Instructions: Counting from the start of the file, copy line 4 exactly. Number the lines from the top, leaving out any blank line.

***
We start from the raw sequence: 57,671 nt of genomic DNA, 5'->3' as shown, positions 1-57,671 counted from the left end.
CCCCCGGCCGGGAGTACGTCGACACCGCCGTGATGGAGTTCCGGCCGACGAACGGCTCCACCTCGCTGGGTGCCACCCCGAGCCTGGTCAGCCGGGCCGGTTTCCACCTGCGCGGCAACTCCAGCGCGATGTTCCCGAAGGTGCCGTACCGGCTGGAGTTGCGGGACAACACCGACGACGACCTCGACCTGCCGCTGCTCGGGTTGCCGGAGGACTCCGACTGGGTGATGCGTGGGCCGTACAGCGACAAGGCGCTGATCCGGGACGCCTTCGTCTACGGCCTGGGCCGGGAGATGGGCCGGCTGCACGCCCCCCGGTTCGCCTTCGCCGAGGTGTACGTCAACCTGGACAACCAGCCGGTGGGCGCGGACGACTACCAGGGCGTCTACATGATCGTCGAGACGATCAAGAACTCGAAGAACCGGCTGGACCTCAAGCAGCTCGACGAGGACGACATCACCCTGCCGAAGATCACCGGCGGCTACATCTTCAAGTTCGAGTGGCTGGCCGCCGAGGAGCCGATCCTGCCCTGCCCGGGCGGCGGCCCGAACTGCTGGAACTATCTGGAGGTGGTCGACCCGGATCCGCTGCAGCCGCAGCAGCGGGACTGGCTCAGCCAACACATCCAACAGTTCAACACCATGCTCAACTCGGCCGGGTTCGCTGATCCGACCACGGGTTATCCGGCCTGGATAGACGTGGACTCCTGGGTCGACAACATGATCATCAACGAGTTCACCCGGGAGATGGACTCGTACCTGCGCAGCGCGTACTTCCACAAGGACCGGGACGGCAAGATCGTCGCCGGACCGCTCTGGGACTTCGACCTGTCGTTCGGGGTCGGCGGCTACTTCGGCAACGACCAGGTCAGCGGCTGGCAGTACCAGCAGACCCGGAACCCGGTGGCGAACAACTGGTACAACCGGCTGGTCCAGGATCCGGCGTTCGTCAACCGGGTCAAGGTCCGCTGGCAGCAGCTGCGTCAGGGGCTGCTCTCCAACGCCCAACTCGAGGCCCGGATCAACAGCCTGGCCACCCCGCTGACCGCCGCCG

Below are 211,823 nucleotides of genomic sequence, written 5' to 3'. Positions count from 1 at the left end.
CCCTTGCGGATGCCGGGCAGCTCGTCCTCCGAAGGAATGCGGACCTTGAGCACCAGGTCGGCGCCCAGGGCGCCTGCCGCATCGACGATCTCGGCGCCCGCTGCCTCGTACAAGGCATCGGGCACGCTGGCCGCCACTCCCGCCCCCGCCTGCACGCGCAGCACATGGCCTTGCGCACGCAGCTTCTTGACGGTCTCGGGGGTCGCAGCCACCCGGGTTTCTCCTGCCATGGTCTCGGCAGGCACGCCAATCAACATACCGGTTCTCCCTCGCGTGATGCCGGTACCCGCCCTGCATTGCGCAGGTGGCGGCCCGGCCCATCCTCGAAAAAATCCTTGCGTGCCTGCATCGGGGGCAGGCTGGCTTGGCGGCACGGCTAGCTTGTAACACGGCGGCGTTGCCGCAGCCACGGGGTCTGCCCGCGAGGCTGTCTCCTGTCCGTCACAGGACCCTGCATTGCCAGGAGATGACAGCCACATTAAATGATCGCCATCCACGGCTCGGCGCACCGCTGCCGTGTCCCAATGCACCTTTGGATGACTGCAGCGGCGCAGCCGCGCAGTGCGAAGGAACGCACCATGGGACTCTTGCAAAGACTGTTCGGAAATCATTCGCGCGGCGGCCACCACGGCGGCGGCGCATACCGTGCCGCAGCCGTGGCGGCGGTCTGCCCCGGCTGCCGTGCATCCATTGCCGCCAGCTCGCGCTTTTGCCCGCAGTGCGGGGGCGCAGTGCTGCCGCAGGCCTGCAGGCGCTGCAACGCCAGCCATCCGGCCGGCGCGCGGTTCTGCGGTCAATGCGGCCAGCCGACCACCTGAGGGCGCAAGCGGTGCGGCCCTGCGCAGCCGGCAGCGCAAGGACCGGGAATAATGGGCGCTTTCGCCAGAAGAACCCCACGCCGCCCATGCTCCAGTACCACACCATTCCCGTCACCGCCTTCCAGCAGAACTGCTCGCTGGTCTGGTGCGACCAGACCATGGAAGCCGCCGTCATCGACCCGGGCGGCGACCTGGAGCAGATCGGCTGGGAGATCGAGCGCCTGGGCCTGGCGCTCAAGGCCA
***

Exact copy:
CCCTTGCGGATGCCGGGCAGCTCGTCCTCCGAAGGAATGCGGACCTTGAGCACCAGGTCGGCGCCCAGGGCGCCTGCCGCATCGACGATCTCGGCGCCCGCTGCCTCGTACAAGGCATCGGGCACGCTGGCCGCCACTCCCGCCCCCGCCTGCACGCGCAGCACATGGCCTTGCGCACGCAGCTTCTTGACGGTCTCGGGGGTCGCAGCCACCCGGGTTTCTCCTGCCATGGTCTCGGCAGGCACGCCAATCAACATACCGGTTCTCCCTCGCGTGATGCCGGTACCCGCCCTGCATTGCGCAGGTGGCGGCCCGGCCCATCCTCGAAAAAATCCTTGCGTGCCTGCATCGGGGGCAGGCTGGCTTGGCGGCACGGCTAGCTTGTAACACGGCGGCGTTGCCGCAGCCACGGGGTCTGCCCGCGAGGCTGTCTCCTGTCCGTCACAGGACCCTGCATTGCCAGGAGATGACAGCCACATTAAATGATCGCCATCCACGGCTCGGCGCACCGCTGCCGTGTCCCAATGCACCTTTGGATGACTGCAGCGGCGCAGCCGCGCAGTGCGAAGGAACGCACCATGGGACTCTTGCAAAGACTGTTCGGAAATCATTCGCGCGGCGGCCACCACGGCGGCGGCGCATACCGTGCCGCAGCCGTGGCGGCGGTCTGCCCCGGCTGCCGTGCATCCATTGCCGCCAGCTCGCGCTTTTGCCCGCAGTGCGGGGGCGCAGTGCTGCCGCAGGCCTGCAGGCGCTGCAACGCCAGCCATCCGGCCGGCGCGCGGTTCTGCGGTCAATGCGGCCAGCCGACCACCTGAGGGCGCAAGCGGTGCGGCCCTGCGCAGCCGGCAGCGCAAGGACCGGGAATAATGGGCGCTTTCGCCAGAAGAACCCCACGCCGCCCATGCTCCAGTACCACACCATTCCCGTCACCGCCTTCCAGCAGAACTGCTCGCTGGTCTGGTGCGACCAGACCATGGAAGCCGCCGTCATCGACCCGGGCGGCGACCTGGAGCAGATCGGCTGGGAGATCGAGCGCCTGGGCCTGGCGCTCAAGGCCA